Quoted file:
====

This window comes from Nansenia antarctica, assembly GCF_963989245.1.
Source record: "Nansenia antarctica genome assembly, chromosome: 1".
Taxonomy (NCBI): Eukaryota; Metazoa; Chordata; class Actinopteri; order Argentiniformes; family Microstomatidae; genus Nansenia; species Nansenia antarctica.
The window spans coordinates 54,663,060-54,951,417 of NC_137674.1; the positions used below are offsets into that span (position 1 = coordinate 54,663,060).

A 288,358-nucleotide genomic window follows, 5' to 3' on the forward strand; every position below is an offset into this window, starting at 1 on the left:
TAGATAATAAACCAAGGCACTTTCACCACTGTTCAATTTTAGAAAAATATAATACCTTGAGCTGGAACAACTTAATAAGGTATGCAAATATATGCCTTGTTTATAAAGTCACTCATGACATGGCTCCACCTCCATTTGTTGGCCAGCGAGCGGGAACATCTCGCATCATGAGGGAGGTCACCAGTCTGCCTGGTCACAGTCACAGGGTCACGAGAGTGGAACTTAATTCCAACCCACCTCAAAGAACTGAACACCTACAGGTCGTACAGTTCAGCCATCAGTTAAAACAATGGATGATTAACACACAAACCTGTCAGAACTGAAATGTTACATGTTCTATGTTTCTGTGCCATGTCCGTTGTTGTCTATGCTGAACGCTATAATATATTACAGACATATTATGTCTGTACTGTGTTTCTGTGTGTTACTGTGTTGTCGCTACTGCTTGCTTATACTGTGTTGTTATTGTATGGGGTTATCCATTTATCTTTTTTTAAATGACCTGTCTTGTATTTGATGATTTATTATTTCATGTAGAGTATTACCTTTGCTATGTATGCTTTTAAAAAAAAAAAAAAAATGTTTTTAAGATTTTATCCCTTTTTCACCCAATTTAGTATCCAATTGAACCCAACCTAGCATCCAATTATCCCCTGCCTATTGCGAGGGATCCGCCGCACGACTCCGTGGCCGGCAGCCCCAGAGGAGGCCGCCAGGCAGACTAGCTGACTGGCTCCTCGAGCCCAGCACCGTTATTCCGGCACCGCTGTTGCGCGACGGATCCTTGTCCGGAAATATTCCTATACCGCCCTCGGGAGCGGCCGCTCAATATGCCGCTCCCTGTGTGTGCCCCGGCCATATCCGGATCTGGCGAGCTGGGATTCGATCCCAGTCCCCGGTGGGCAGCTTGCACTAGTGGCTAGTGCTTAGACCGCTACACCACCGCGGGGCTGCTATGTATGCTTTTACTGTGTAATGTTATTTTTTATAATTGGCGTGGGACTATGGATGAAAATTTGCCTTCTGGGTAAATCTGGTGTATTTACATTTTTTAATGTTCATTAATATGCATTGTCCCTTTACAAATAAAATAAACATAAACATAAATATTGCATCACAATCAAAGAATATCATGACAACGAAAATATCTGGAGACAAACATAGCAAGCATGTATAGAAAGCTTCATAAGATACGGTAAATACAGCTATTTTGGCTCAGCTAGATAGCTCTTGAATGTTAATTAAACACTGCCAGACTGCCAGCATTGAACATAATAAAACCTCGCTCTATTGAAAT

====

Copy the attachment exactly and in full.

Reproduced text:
This window comes from Nansenia antarctica, assembly GCF_963989245.1.
Source record: "Nansenia antarctica genome assembly, chromosome: 1".
Taxonomy (NCBI): Eukaryota; Metazoa; Chordata; class Actinopteri; order Argentiniformes; family Microstomatidae; genus Nansenia; species Nansenia antarctica.
The window spans coordinates 54,663,060-54,951,417 of NC_137674.1; the positions used below are offsets into that span (position 1 = coordinate 54,663,060).

A 288,358-nucleotide genomic window follows, 5' to 3' on the forward strand; every position below is an offset into this window, starting at 1 on the left:
TAGATAATAAACCAAGGCACTTTCACCACTGTTCAATTTTAGAAAAATATAATACCTTGAGCTGGAACAACTTAATAAGGTATGCAAATATATGCCTTGTTTATAAAGTCACTCATGACATGGCTCCACCTCCATTTGTTGGCCAGCGAGCGGGAACATCTCGCATCATGAGGGAGGTCACCAGTCTGCCTGGTCACAGTCACAGGGTCACGAGAGTGGAACTTAATTCCAACCCACCTCAAAGAACTGAACACCTACAGGTCGTACAGTTCAGCCATCAGTTAAAACAATGGATGATTAACACACAAACCTGTCAGAACTGAAATGTTACATGTTCTATGTTTCTGTGCCATGTCCGTTGTTGTCTATGCTGAACGCTATAATATATTACAGACATATTATGTCTGTACTGTGTTTCTGTGTGTTACTGTGTTGTCGCTACTGCTTGCTTATACTGTGTTGTTATTGTATGGGGTTATCCATTTATCTTTTTTTAAATGACCTGTCTTGTATTTGATGATTTATTATTTCATGTAGAGTATTACCTTTGCTATGTATGCTTTTAAAAAAAAAAAAAAAATGTTTTTAAGATTTTATCCCTTTTTCACCCAATTTAGTATCCAATTGAACCCAACCTAGCATCCAATTATCCCCTGCCTATTGCGAGGGATCCGCCGCACGACTCCGTGGCCGGCAGCCCCAGAGGAGGCCGCCAGGCAGACTAGCTGACTGGCTCCTCGAGCCCAGCACCGTTATTCCGGCACCGCTGTTGCGCGACGGATCCTTGTCCGGAAATATTCCTATACCGCCCTCGGGAGCGGCCGCTCAATATGCCGCTCCCTGTGTGTGCCCCGGCCATATCCGGATCTGGCGAGCTGGGATTCGATCCCAGTCCCCGGTGGGCAGCTTGCACTAGTGGCTAGTGCTTAGACCGCTACACCACCGCGGGGCTGCTATGTATGCTTTTACTGTGTAATGTTATTTTTTATAATTGGCGTGGGACTATGGATGAAAATTTGCCTTCTGGGTAAATCTGGTGTATTTACATTTTTTAATGTTCATTAATATGCATTGTCCCTTTACAAATAAAATAAACATAAACATAAATATTGCATCACAATCAAAGAATATCATGACAACGAAAATATCTGGAGACAAACATAGCAAGCATGTATAGAAAGCTTCATAAGATACGGTAAATACAGCTATTTTGGCTCAGCTAGATAGCTCTTGAATGTTAATTAAACACTGCCAGACTGCCAGCATTGAACATAATAAAACCTCGCTCTATTGAAAT